• New work in symptom management has begun that includes testing and implementing additional PROs tools beyond the current ESAS. These tools would allow patients the opportunity to provide information about symptoms they are experiencing specific to their disease, treatments or phases of the cancer journey.In 2013, the Symptom Management Program added a new PRO to the Interactive Symptom Assessment and Collection (ISAAC). This tool is called the Patient Reported Functional Status (PRFS), and it allows patients to rate their functional status using a standard 4-point scale. This rating helps clinicians better understand how patients are physically functioning, and this additional information can guide care planning and treatment decisions.
  • In 2014, the Symptom Management Program began testing disease-specific and symptom-specific PROs. The first disease-specific PRO is for prostate cancer patients, who have a unique symptom profile that includes sexual dysfunction and incontinence. The prostate cancer-specific PRO asks questions that are more relevant to this patient population. The symptom-specific PROs include measures for fatigue, pain, depression and anxiety. ESAS screens for these symptoms, but the symptom-specific PRO asks additional questions that could help with a clinical diagnosis related to these symptoms.
  • Moving forward, the mandate of the program is to support the implementation of patient-reported outcomes and symptom management to improve person-centred cancer care across Ontario.

Find out more

View Notes

  1. Barbera L, Seow H, Howell D, Sutradhar R, Earle C, Liu Y, et al. Symptom burden and performance status in a population-based cohort of ambulatory cancer patients. Cancer. 2010; 116:5767–76.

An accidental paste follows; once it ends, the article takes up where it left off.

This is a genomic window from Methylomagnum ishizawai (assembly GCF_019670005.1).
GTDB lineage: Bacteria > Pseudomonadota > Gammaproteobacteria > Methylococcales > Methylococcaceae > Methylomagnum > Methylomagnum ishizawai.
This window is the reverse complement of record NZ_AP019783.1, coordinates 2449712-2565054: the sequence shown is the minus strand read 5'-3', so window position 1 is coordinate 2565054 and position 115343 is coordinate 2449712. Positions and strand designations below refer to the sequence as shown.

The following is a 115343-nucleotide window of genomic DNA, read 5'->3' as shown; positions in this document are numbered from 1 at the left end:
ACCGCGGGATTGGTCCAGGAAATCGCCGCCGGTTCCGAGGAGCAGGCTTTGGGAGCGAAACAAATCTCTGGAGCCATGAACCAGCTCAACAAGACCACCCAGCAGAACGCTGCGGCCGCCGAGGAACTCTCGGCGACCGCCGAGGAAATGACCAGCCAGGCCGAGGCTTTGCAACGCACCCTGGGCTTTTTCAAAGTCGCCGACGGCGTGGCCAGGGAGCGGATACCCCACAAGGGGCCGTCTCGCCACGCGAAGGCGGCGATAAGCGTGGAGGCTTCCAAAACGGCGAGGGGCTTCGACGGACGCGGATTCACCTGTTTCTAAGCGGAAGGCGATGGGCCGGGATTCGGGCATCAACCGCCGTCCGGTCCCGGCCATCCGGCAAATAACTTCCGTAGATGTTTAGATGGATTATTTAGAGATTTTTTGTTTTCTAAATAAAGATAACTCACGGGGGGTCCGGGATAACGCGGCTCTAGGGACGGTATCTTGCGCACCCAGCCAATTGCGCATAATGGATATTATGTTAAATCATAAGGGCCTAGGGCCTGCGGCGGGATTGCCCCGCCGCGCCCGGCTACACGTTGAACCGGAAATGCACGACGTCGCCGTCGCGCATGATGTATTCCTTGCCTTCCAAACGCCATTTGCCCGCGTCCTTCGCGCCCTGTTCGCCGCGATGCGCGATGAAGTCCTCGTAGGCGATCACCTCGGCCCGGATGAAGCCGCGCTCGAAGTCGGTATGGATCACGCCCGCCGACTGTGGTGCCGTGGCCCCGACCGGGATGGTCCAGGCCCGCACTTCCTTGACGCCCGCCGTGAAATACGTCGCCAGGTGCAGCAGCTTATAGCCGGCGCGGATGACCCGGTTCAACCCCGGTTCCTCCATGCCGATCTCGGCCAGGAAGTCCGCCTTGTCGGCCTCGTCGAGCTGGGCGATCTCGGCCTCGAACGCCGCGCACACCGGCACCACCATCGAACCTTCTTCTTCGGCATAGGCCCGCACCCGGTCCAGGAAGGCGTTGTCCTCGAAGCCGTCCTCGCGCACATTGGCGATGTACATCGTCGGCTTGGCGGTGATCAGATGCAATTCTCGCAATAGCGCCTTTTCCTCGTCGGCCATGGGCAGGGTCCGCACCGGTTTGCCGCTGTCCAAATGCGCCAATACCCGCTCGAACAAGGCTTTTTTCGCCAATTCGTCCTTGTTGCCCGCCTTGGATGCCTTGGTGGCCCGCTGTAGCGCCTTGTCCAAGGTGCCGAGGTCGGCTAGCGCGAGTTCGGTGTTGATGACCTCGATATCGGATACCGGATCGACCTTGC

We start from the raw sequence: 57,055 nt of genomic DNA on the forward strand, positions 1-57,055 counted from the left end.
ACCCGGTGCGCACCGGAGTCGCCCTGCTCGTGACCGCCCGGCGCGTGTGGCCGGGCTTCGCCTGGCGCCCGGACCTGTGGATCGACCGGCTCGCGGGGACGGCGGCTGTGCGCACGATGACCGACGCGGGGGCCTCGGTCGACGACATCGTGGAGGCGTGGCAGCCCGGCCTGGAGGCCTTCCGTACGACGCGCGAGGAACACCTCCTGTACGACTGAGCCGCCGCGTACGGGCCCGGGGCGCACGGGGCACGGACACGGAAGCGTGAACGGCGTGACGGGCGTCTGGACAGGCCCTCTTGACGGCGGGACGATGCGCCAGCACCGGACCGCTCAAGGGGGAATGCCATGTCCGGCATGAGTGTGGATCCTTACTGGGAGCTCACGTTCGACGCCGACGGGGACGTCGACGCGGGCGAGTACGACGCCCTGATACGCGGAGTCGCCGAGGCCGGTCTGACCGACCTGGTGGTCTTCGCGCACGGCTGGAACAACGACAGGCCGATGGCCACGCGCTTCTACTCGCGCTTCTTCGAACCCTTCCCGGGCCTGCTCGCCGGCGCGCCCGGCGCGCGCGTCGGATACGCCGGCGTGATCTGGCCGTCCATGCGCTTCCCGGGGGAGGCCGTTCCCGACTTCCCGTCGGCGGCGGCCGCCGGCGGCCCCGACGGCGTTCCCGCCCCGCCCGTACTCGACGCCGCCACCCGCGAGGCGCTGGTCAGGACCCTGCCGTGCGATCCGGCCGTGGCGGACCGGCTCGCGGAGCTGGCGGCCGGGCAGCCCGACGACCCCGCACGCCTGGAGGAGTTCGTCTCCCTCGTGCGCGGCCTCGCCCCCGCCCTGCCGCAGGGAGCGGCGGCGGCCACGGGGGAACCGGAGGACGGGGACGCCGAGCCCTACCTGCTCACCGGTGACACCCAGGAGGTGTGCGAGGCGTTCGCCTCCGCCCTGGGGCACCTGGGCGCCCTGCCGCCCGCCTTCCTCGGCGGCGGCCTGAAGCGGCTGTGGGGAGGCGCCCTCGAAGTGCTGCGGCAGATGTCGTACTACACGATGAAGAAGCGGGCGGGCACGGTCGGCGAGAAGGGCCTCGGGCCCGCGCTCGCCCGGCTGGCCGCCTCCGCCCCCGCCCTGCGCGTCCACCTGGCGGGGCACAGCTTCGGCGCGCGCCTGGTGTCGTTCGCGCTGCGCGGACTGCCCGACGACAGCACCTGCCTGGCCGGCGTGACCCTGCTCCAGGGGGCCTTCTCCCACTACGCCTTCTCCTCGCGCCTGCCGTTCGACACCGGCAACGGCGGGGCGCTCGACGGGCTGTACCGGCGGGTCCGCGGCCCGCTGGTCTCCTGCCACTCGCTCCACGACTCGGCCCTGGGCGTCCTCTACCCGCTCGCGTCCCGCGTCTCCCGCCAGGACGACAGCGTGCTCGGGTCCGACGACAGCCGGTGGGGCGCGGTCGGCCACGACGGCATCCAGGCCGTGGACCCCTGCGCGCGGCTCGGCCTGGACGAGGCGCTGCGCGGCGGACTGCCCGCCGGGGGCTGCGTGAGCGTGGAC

2.  Barbera L, Atzema C, Sutradhar R, Seow H, Howell D, Husain A, et al. Do patient-reported symptoms predict emergency department visits in cancer patients? A population-based analysis. Ann Emerg Med. 2013; 61(4):427–437.
  3. Barbera L, Sutradhar R, Howell D, Atzema C, Sussman J, Seow H, et al. Does routine symptom screening with the Edmonton Symptom Assessment System (ESAS) decrease emergency department visits in breast cancer patients undergoing adjuvant chemotherapy? Support Care Cancer. 2015 [Epub ahead of print].
  4. Berry D, Blumenstein B, Halpenny B, Wolpin S, Fann J, Austin-Seymour M, et al. Enhancing patient-provider communication with the electronic self-report assessment for cancer: a randomized trial. J Clin Oncol. 2011; 29:1029–1035.
  5. Ruland C, Holte H, Roislien J, Heaven C, Hamilton G, Kristiansen J, et al. Effects of a computer-supported interactive tailored patient assessment tool on patient care, symptom distress, and patients’ need for symptom management support: a randomized clinical trial. J Am Med Inform Assn. 2010; 17:403–410.
  6. Bainbridge D, Seow H, Sussman J, Pond G, Martelli-Reid L, Herbert C, et al. Multidisciplinary health care professionals’ perceptions of the use and utility of a symptom assessment system for oncology patients. J Oncol Pract. 2011; 7:19–22.